Zeynep Tufekci‘s recent piece “Failing the Third Machine Age: When Robots Come for Grandma” has been getting some attention. It’s a polemic against the prospect of using advanced technologies to provide elder care, embedded within a larger diatribe about technological progress, automation, and capitalism.
I don’t want to take on her big argument here. If you want a response to it, and a very different and mindfully optimistic view of tech progress and capitalism, check out our book The Second Machine Age (an age which, incidentally, Tufekci thinks we’re “close to concluding.” Erik and I think it’s just heating up). I want to concentrate instead on what she says about the idea of using robots to help take care of Grandma:
In my view, warehousing elderly… in rooms with machines that keep them busy, when large numbers of humans beings around the world are desperate for jobs that pay a living wage is worse than the Dickensian nightmares of mechanical industrialization, it’s worse than the cold, alienated workplaces depicted by Kafka.
… surely we should mourn if we put our elderly… in “care” of metal objects animated by software because we, the richest society globally the world has ever seen… cannot bring together the political will to remain human through taking care of each other, and making a decent living doing so.
Who could argue with such ringing language and humanist sentiment? I’ll start.
First of all, no serious person I know is advocating warehousing old people in rooms where they’re looked after only(?) by machines, any more than the Affordable Care Act set up death panels. Hyperbole is the ally of demagoguery, not of serious argument.
And to the extent that Tufekci is advancing a real argument, it’s one that stumbles both on its economics and its view of where the better angels of our nature spring from.
Her piece includes no numbers about the costs of elder care. And the numbers are daunting. Care.com reports, for example, that a semi-private nursing home room in Massachusetts costs more than $120k per year, and a 44 hour per week home health aide almost $60k.
Faced with these figures many families decide to take care of their oldest members themselves (a task that, as Tufekci notes, usually falls to women), but this approach has its own costs, and they’re also high. As reported by NPR in 2012, “a MetLife report said that for the typical woman, the lost wages due to dropping out of the labor force because of adult caregiving responsibilities averages nearly $143,000.”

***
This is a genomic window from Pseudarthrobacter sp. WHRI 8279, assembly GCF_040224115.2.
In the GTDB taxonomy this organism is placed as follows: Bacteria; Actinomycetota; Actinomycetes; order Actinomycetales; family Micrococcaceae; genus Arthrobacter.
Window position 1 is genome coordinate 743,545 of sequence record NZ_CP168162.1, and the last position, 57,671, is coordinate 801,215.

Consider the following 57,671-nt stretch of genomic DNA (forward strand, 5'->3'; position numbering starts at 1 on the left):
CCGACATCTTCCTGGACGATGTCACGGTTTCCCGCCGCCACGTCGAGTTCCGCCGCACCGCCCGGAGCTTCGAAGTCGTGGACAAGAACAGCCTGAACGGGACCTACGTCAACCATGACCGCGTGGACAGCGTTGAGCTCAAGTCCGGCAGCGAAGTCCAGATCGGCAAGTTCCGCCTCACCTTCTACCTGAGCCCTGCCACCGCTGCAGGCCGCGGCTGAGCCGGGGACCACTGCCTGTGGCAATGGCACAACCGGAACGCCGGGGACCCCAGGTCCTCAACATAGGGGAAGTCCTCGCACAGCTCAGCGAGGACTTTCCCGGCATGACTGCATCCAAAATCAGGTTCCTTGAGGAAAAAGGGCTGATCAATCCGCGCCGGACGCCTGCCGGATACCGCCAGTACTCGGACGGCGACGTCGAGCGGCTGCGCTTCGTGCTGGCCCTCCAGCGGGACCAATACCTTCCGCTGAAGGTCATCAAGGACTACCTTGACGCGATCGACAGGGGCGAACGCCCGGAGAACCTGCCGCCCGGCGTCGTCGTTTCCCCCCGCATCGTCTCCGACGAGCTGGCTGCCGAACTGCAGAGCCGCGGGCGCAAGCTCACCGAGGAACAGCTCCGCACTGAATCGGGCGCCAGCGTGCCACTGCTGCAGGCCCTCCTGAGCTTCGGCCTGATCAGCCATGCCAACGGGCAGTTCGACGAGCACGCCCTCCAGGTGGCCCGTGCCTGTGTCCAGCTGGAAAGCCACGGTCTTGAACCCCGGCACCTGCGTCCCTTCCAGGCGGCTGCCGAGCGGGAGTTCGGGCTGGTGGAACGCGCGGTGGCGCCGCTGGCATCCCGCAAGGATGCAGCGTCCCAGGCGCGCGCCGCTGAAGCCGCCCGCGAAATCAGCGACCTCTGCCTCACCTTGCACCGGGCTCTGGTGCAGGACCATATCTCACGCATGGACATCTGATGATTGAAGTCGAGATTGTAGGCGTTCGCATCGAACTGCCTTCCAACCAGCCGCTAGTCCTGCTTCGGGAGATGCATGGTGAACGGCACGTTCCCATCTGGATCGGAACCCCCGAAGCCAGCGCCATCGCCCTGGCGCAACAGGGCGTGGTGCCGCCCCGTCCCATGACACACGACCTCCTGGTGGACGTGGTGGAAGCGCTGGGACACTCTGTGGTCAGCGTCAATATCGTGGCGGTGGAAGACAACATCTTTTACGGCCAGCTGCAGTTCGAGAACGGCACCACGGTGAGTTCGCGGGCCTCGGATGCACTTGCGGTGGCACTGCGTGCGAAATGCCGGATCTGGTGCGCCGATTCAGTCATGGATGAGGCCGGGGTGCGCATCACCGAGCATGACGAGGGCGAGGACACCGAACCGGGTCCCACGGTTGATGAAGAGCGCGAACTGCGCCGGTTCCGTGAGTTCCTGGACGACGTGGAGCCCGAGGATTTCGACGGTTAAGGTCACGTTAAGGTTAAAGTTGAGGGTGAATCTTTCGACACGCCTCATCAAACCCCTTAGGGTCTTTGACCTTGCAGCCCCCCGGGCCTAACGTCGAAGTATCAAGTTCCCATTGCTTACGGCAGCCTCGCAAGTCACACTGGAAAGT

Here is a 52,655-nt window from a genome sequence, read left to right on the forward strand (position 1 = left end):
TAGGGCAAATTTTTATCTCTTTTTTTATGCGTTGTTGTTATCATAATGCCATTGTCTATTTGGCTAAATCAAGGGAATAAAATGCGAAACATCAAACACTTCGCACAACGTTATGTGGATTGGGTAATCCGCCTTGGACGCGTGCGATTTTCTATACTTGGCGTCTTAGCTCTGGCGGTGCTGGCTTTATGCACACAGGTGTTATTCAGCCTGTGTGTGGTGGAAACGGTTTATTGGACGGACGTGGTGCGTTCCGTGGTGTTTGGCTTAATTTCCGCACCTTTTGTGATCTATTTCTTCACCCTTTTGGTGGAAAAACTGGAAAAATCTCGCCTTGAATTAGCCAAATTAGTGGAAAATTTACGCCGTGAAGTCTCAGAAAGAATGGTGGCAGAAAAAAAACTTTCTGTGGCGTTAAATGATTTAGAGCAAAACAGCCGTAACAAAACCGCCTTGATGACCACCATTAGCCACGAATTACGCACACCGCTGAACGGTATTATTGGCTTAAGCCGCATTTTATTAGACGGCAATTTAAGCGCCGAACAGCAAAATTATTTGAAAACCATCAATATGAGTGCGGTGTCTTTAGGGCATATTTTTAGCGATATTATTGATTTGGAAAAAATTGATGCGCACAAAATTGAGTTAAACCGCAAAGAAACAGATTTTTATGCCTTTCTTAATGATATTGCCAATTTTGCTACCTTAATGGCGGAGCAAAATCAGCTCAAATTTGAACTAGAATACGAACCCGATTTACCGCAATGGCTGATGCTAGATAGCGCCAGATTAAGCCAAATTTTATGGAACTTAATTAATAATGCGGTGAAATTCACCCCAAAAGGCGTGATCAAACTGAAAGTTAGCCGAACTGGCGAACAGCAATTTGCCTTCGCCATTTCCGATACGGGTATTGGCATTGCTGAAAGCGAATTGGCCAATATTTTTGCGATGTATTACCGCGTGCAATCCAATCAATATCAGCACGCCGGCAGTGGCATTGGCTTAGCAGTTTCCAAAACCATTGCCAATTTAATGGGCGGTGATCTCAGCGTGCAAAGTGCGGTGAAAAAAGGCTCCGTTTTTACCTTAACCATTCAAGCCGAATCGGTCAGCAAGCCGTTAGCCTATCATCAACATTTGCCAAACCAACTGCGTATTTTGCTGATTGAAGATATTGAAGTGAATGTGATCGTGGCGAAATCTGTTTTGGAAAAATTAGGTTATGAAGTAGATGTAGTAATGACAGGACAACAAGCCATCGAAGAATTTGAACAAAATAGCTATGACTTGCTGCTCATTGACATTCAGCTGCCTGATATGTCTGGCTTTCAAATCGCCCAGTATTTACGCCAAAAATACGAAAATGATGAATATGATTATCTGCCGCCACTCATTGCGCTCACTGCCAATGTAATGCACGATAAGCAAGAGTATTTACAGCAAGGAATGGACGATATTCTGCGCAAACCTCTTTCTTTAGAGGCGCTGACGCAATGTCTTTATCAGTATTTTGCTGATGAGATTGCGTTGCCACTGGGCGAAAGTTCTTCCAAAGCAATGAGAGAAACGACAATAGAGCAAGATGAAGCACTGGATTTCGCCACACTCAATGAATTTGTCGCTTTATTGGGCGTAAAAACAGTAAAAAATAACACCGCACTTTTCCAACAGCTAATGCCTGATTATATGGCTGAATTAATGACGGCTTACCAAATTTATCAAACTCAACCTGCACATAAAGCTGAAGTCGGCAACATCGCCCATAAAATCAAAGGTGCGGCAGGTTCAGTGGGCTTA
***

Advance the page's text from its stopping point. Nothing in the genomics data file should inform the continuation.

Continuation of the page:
The direct costs do not go away if we decide to greatly increase public elder care; they just get paid by the government (and paid for via higher taxes or borrowing) instead of individuals. Maybe this is the right thing for us to do, but it wouldn’t change anything about how expensive it is to provide labor-intensive services in a high-wage country.
The one thing we can all agree on about automation is that it lowers the costs of good and services. Most people would also agree that cost reduction is what we need more than anything else right now throughout our healthcare system. Tufekci ignores these issues completely.
Instead, she paints a picture of how we will inevitably become desensitized to each other and therefore dehumanized as technology starts to help with caregiving tasks. I just don’t buy it, for the simple reason that technology has already taken over a great many things that used to take place between people, and humanity keeps chugging along admirably.
I don’t see the harm in creating technologies to help with elder care and more than I do with taking a pulse, connecting a telephone call, making a book recommendation, issuing an airline ticket, or doing any of the thousands of things that used to be done exclusively by people and are now done often by machines. I certainly don’t feel that because I now use technologies for these things my humanity is being chipped away at; I feel instead that having these things done better, faster, and cheaper by technology frees me up to have the kinds of human interactions that I actively choose to have. I’m happy to report that these have not gone to zero.
The idea that there’s some kind of clear Rubicon that we should never cross in the world of work — some tasks that should must always be done by people lest we lose something precious and essential about ourselves — is a perennially beguiling one, but it’s wrong. Among its many flaws the deepest is that it doesn’t give us enough credit.
It suggests that we’re going to stop caring about our grandmas once we use technologies to learn if they’ve fallen, help them get out of bed, or yes, keep them company. Who here is not offended by that suggestion?